Ground Control Parenting – Carol Sutton Lewis

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Cultural

Thoughtful Thursday: Baby It’s Cold Outside!

If you are anywhere in the Midwest or the Eastern half of the U.S., it is freezing outside! Temperatures in NYC ranged from 2 degrees (with a wind chill of -14 this morning) to the whopping high of 16 earlier in the day. Time to stay indoors, bundle up, make some hot chocolate and read some Winter poems with your kids.

Today’s offering includes “After the Winter”, by the well-known African-American poet Claude McCay, which is a reminder of how sweet (and warm) life can be when winter is over; Chilean poet Pablo Neruda’s “Ode To My Socks”, a whimsical tribute to a cherished gift of warm socks on a winter’s day; and the GCP favorite, “Those Winter Sundays” by Robert Hayden, a tribute to the hardworking Dads taking care of their families in the dead of Winter. Hayden, who became the first Black member of the University of Michigan’s English Department, went on to teach at Fisk University for over 20 years.

Share these poems with your children, stay warm, and enjoy.

After The Winter

Some day, when trees have shed their leaves
    And against the morning’s white
The shivering birds beneath the eaves
    Have sheltered for the night,
We’ll turn our faces southward, love,
    Toward the summer isle
Where bamboos spire to shafted grove
    And wide-mouthed orchids smile.

And we will seek the quiet hill
    Where towers the cotton tree,
And leaps the laughing crystal rill,
    And works the droning bee.
And we will build a cottage there
    Beside an open glade,
With black-ribbed blue-bells blowing near,
    And ferns that never fade.

Claude McKay  1889-1948

Ode to My Socks

Maru Mori brought me
a pair
of socks
which she knitted herself
with her sheepherder’s hands,
two socks as soft
as rabbits.
I slipped my feet
into them
as though into
two
cases
knitted
with threads of
twilight
and goatskin.
Violent socks,
my feet were
two fish made
of wool,
two long sharks
sea-blue, shot
through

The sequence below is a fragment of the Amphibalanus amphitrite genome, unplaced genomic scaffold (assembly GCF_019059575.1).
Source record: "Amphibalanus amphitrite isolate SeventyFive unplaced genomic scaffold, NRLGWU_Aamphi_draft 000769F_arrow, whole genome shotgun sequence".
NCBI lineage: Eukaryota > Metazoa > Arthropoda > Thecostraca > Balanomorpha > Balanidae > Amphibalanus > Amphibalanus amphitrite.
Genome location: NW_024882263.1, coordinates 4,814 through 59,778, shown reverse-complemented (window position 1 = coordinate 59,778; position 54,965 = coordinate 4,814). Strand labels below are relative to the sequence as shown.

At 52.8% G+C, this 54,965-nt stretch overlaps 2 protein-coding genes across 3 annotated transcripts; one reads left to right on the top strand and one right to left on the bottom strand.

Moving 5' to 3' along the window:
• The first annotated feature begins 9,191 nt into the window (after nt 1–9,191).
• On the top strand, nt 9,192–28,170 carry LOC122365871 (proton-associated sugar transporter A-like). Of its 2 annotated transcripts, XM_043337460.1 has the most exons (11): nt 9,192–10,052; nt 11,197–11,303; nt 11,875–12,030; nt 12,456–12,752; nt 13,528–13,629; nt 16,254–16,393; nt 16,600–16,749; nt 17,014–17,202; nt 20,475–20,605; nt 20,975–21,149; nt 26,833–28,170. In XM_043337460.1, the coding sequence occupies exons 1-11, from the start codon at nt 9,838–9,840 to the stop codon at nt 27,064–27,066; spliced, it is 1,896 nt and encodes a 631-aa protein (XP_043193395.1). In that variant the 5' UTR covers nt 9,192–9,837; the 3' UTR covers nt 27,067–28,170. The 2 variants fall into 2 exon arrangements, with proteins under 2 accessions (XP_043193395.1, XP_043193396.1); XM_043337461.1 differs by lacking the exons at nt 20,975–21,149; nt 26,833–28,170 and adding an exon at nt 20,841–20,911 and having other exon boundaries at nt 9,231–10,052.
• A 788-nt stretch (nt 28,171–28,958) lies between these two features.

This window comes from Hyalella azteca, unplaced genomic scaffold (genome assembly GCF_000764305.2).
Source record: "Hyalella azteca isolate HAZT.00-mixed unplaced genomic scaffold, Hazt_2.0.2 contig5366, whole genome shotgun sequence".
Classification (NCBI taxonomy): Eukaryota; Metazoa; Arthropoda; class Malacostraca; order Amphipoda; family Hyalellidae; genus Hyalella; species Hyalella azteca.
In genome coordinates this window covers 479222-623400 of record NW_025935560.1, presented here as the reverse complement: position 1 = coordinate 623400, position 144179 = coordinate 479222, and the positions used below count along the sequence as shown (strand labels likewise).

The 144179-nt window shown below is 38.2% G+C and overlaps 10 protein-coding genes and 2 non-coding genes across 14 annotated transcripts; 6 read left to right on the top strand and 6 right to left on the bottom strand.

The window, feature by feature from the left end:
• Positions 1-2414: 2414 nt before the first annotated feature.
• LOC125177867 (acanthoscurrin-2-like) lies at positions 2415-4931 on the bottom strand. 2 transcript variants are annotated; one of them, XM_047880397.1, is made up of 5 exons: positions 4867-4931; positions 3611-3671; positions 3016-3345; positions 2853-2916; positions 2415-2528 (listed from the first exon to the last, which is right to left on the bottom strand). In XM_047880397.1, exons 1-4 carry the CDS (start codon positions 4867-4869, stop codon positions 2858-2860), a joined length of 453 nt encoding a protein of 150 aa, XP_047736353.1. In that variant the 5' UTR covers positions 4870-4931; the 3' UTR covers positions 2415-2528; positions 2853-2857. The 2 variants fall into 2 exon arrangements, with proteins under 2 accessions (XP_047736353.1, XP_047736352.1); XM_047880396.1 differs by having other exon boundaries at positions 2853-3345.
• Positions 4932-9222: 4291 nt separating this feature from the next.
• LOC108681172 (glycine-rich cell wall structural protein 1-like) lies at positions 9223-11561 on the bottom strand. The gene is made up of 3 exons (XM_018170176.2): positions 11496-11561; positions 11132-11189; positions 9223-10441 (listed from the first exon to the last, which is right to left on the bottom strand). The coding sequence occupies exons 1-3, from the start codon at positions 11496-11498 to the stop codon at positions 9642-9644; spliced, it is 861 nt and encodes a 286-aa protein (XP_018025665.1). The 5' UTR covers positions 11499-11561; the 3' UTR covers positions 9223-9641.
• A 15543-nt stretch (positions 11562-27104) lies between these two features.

by one golden thread,
two immense blackbirds,
two cannons:
my feet
were honored
in this way
by
these
heavenly
socks.
They were
so handsome
for the first time
my feet seemed to me
unacceptable
like two decrepit
firemen, firemen
unworthy
of that woven
fire,
of those glowing
socks.

Nevertheless
I resisted
the sharp temptation
to save them somewhere
as schoolboys
keep
fireflies,
as learned men
collect
sacred texts,
I resisted
the mad impulse
to put them
into a golden
cage
and each day give them
birdseed
and pieces of pink melon.
Like explorers
in the jungle who hand
over the very rare
green deer
to the spit
and eat it
with remorse,
I stretched out
my feet
and pulled on
the magnificent
socks
and then my shoes.

The moral
of my ode is this:
beauty is twice
beauty
and what is good is doubly
good
when it is a matter of two socks
made of wool
in winter.

Pablo Neruda 1904-1973

Those Winter Sundays

Sundays too my father got up early

and put his clothes on in the blueblack cold,

then with cracked hands that ached

from labor in the weekday weather

made banked fires blaze. No one ever thanked him.


I’d wake and hear the cold splintering, breaking.

When the rooms were warm, he’d call,

and slowly I would rise and dress,

fearing the chronic angers of that house,


Speaking indifferently to him,

who had driven out the cold

and polished my good shoes as well.

What did I know, what did I know

of love’s austere and lonely offices?

Robert Hayden 1913-1980




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